The neighborhood role models, remembered
When Mr. Virgil Cochran decided to move to Tenth Street, he never knew that his home would be the hub of all activity in that area.
Mr. Cochran was a butcher at the local A&P grocery store and worked long hours. His children were Mickey, Steve and Sandra Jean, and all three were good athletes in their own rights. Their home was nestled between the Smiths’ on one side and the Gaskins’ on the other side. Their yard in the front was not too big, but their backyard was plenty big and hosted many neighborhood football games, even with sandspurs! I think we, as youngsters, were trying to impress Mickey and Steve, because they were stars that played for the Pam Pack. Mickey was a quarterback, and Steve was a running back, even though they were two years apart.
There were many memories of the Cochran home for me. Their front porch was only big enough for Mr. Cochran and his wife to sit after supper. He had worked all day and enjoyed being with his family and was so proud of his family. If he was not working, I bet he never missed a game his sons played. Mrs. Cochran always wore a white apron because she had cooked all day and prepared dinner for her family like mothers did at that time. Mickey still lives in the home he grew up in and is probably the oldest permanent member of our neighborhood. In the front yard one evening, Mickey taught me to throw a baseball with two fingers, and Steve taught me how to run the bases after I hit the ball. The greatest privilege was to be invited for lunch and to hang around with either Mickey or Steve and their friends, who were also stars. I had heard about these guys on Friday nights attending a game at Kugler Field and always remembered their names: Fritz Tanner, Ward Marslender, Carl Jones, Charlie Deavers, Billy Gilgo and my cousin, Bunk Roberson. Once, I remember seeing Mickey with his navy blue jersey walking from the field after a tough game, and he was all by himself, so I walked up to him and held his hand until we got to the locker room. It was a special moment in a young kid’s life!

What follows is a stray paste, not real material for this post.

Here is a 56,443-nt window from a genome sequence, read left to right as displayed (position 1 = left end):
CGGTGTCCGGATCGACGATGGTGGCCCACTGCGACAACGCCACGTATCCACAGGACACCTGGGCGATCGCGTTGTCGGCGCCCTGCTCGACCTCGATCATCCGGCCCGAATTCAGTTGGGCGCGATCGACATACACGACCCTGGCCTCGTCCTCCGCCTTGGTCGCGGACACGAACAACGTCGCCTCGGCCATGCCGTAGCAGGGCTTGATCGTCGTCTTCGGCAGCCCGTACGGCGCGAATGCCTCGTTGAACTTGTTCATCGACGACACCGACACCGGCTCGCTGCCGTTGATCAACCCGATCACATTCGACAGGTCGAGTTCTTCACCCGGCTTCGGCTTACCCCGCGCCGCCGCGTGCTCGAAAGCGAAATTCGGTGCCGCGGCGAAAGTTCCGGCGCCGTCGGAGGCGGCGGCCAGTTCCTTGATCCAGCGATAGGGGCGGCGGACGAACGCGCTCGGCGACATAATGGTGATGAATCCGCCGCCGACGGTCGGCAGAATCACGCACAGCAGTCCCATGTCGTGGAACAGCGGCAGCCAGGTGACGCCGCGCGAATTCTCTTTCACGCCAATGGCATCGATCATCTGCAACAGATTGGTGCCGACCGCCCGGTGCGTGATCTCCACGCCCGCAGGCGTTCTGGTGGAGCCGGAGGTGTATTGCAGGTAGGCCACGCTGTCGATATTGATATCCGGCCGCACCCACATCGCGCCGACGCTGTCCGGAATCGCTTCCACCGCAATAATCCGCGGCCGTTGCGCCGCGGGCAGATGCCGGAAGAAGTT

Many in our neighborhood have moved away but Mickey has remained, like an anchor trying to hold the neighborhood down. Families with names like Shepherd, Jarvis, Gaskin, Renn, Ayescue, Godley, Walker, Gerard, Harris, Getsinger, Pittman, Roach, Singleton, Alligood and Everett have all moved. My friend, Jennifer Small, tells me that our neighborhood is still solid, and they have children playing like we use to do in open areas. Still, the Cochran family will always be special.
I have seen Sandra (Cochran) Gorham working out, but am ashamed that I have not been by to see Mickey. Steve lives out of town, and I would love to see him. I have heard that he is quite the jokester with his friends in town, like he always was with us youngsters. Mickey, I promise that I will be by to say hello as soon as possible, and you can expect me one day next week. We can share coaching tales since Mickey was a very successful basketball coach out of state. Maybe he can tell me about Steve and some of the stories we shared, and I can add to this column at a later date. Thank you, Mickey and Steve for being positive role models in my life!